Description : This volume examines the origins and early years of the Cold War in the first comprehensive historical reexamination of the period. A team of leading scholars shows how the conflict evolved from the geopolitical, ideological, economic and sociopolitical environments of the two world wars and interwar period.
Description : The Cold War is the ideal book for students studying the causes and the development of the Cold War in Europe, Asia and the Americas from 1941 - 90.
Description : Hours after the USSR collapsed in 1991, Congress began making plans to establish the official memory of the Cold War. Conservatives dominated the proceedings, spending millions to portray the conflict as a triumph of good over evil and a defeat of totalitarianism equal in significance to World War II. In this provocative book, historian Jon Wiener visits Cold War monuments, museums, and memorials across the United States to find out how the era is being remembered. The author’s journey provides a history of the Cold War, one that turns many conventional notions on their heads. In an engaging travelogue that takes readers to sites such as the life-size recreation of Berlin’s "Checkpoint Charlie" at the Reagan Library, the fallout shelter display at the Smithsonian, and exhibits about "Sgt. Elvis," America’s most famous Cold War veteran, Wiener discovers that the Cold War isn’t being remembered. It’s being forgotten. Despite an immense effort, the conservatives’ monuments weren’t built, their historic sites have few visitors, and many of their museums have now shifted focus to other topics. Proponents of the notion of a heroic "Cold War victory" failed; the public didn’t buy the official story. Lively, readable, and well-informed, this book expands current discussions about memory and history, and raises intriguing questions about popular skepticism toward official ideology.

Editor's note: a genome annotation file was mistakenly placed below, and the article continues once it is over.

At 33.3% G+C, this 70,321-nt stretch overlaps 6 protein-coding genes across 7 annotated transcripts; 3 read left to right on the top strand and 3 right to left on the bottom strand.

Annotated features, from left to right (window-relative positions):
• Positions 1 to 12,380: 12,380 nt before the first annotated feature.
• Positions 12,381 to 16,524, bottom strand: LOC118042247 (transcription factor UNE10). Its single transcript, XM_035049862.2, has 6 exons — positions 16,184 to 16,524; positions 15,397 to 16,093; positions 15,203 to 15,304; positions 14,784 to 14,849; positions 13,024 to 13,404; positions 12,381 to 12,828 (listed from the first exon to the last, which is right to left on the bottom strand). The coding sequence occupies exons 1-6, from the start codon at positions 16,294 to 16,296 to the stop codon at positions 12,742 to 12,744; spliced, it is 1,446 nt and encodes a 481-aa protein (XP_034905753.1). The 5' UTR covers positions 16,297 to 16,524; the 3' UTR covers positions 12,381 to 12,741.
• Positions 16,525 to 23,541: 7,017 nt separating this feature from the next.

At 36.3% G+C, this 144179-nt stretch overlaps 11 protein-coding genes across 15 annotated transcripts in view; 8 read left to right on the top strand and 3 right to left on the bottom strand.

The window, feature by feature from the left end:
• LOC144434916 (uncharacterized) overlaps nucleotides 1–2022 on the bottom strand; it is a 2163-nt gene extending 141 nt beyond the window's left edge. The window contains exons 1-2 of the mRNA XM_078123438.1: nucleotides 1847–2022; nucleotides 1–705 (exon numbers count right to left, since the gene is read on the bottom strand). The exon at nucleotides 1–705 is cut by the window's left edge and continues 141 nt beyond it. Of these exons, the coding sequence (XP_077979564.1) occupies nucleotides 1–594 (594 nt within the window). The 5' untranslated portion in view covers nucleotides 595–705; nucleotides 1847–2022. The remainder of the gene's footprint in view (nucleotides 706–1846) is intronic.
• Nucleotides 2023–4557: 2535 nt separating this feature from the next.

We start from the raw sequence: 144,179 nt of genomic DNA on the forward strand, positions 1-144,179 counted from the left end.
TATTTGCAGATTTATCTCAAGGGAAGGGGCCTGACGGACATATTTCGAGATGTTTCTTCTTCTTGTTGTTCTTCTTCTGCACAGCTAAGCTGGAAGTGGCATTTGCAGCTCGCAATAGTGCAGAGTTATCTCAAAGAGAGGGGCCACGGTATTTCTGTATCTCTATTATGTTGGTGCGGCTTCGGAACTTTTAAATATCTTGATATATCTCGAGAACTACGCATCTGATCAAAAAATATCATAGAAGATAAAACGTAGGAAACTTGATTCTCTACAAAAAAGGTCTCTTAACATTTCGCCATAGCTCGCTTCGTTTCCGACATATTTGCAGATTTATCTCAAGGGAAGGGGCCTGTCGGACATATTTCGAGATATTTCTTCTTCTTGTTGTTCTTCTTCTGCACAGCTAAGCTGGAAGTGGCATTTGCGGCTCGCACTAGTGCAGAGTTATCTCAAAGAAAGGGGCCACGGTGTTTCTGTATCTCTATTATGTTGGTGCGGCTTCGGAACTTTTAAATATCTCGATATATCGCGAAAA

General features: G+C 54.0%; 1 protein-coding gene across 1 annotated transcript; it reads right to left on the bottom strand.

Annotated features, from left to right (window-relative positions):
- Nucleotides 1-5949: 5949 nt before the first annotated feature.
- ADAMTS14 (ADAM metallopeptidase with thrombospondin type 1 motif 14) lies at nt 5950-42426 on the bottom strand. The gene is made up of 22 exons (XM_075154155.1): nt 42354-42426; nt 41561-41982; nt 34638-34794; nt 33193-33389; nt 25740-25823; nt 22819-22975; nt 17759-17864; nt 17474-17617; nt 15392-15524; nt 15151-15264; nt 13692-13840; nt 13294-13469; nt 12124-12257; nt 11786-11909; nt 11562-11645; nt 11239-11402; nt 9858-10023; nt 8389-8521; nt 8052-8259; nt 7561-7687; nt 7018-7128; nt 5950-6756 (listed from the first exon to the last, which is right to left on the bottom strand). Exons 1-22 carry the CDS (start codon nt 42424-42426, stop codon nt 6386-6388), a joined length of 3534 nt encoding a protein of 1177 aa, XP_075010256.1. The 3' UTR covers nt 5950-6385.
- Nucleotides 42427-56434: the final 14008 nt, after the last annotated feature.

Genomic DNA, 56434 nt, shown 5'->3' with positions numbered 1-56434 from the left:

Description : "Based on new archival evidence, this book examines Soviet empire building in Hungary and the American response to it." "The book analyzes why, given all its idealism and power, the U.S. failed even in its minimal aims concerning the states of Eastern Europe. Eventually both the United States and the Soviet Union pursued power politics: the Soviets in a naked form, the U.S. subtly, but both with little regard for the fate of Hungarians."--BOOK JACKET.Title Summary field provided by Blackwell North America, Inc. All Rights Reserved
Description : Following World War II, Europe was divided in half: the democratic West, protected largely by the United State, and the communist East, controlled by the Soviet Union. In the decades that followed, the U.S. and Russia would compete for superiority in a conflict that came to be known as the Cold War. Explore the nuclear arms race, the conflicts in Korea and Vietnam, and the space race through first-hand accounts.
Description : This book traces the rise and fall of Anglo-American relations with India and Pakistan from independence in the 1940s, to the 1960s.
Description : Thirty four essays by a team of leading scholars offering a broad reassessment of the cold war, calling into question orthodox ways of ordering the chronology of the period and presenting new insights into the global dimension of the conflict.
Description : How, when, and why did the Cold War begin? Why did it last so long? What impact did it have on the United States, the Soviet Union, Europe, and the Third World? Finally, what difference did it make to the broader history of the second half of the twentieth century? This clear and stimulating interpretive overview of the Cold War will both invite debate and encourage deeper investigation.
Description : Bringing together the work of seasoned experts and younger scholars, this volume offers a wide-ranging analysis of the effects of historical patterns whether interrupted or intact on post Cold War politics. Equally grounded in theory and extensive empirical research, this timely volume offers a remarkably lucid description and interpretation of our changing world order. In both its approach and its conclusions, it will serve as a model for the study and conduct of international relations in a new era."